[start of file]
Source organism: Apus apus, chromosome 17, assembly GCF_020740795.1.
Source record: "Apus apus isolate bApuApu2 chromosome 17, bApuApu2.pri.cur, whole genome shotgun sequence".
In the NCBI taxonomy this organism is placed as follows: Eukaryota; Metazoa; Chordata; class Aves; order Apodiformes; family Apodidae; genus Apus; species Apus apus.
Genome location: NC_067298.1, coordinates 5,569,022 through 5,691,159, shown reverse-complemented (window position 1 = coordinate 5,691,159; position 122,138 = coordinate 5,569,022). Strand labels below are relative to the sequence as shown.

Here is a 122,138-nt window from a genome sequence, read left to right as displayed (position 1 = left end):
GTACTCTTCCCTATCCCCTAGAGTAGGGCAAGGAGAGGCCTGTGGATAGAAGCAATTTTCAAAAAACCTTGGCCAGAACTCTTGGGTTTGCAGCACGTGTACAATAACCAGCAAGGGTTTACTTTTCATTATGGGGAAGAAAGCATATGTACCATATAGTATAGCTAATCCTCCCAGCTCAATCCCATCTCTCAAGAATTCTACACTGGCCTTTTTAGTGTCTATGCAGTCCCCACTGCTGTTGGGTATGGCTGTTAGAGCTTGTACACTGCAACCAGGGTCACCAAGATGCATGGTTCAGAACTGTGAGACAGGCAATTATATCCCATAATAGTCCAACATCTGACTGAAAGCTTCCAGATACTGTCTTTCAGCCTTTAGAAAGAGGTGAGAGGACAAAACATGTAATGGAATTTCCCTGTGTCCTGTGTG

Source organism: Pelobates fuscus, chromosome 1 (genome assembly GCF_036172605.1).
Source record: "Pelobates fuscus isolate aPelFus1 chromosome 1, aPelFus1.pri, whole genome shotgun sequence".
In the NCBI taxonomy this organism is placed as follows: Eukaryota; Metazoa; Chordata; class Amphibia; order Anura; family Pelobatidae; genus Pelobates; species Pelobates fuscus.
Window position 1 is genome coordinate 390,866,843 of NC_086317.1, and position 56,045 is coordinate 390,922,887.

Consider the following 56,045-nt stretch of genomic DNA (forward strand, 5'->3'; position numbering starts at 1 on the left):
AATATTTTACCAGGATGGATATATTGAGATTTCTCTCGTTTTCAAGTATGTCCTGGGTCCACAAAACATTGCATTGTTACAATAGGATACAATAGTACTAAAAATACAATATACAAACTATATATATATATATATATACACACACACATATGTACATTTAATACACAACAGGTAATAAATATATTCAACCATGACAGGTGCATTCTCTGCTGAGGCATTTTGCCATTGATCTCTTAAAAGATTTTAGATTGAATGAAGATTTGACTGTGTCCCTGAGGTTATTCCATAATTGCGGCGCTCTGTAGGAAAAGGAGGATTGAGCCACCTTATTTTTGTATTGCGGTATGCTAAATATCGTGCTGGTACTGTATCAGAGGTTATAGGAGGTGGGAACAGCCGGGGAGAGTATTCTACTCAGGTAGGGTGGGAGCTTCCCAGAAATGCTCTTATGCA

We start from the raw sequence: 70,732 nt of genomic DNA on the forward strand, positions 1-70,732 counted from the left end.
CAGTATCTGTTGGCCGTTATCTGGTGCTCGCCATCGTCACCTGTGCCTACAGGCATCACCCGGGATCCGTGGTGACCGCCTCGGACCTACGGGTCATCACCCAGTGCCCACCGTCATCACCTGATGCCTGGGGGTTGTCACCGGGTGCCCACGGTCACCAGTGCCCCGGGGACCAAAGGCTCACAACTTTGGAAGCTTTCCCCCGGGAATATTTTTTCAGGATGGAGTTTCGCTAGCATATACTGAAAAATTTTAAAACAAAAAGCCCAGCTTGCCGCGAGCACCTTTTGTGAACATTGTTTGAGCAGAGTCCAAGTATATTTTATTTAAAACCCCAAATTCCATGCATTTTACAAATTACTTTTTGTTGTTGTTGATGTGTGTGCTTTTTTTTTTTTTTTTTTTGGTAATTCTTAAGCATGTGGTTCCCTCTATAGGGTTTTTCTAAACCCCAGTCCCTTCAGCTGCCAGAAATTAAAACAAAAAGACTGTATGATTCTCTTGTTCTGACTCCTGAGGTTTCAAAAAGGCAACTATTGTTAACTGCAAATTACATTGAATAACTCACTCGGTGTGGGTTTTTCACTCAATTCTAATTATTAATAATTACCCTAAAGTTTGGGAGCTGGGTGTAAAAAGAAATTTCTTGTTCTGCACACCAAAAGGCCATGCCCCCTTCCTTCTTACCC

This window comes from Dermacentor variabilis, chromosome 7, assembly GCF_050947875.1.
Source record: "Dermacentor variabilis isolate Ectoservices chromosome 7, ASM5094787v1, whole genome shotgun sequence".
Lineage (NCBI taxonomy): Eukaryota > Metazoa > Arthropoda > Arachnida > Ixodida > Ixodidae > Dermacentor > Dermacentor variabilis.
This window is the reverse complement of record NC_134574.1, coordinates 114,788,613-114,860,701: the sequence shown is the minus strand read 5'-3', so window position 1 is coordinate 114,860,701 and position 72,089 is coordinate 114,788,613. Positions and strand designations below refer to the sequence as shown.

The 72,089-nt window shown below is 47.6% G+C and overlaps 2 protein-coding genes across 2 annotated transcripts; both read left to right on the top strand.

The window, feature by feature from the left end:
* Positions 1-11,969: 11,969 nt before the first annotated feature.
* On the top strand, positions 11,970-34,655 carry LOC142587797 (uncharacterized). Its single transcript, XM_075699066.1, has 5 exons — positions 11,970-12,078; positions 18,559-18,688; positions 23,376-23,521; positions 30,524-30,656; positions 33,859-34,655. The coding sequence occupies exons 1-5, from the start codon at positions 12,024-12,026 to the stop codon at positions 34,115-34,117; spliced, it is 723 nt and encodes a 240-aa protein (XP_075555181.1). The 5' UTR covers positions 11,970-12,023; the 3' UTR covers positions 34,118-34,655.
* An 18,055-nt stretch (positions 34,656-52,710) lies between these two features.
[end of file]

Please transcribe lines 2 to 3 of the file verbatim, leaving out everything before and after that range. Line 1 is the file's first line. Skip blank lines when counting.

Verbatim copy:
Source record: "Apus apus isolate bApuApu2 chromosome 17, bApuApu2.pri.cur, whole genome shotgun sequence".
In the NCBI taxonomy this organism is placed as follows: Eukaryota; Metazoa; Chordata; class Aves; order Apodiformes; family Apodidae; genus Apus; species Apus apus.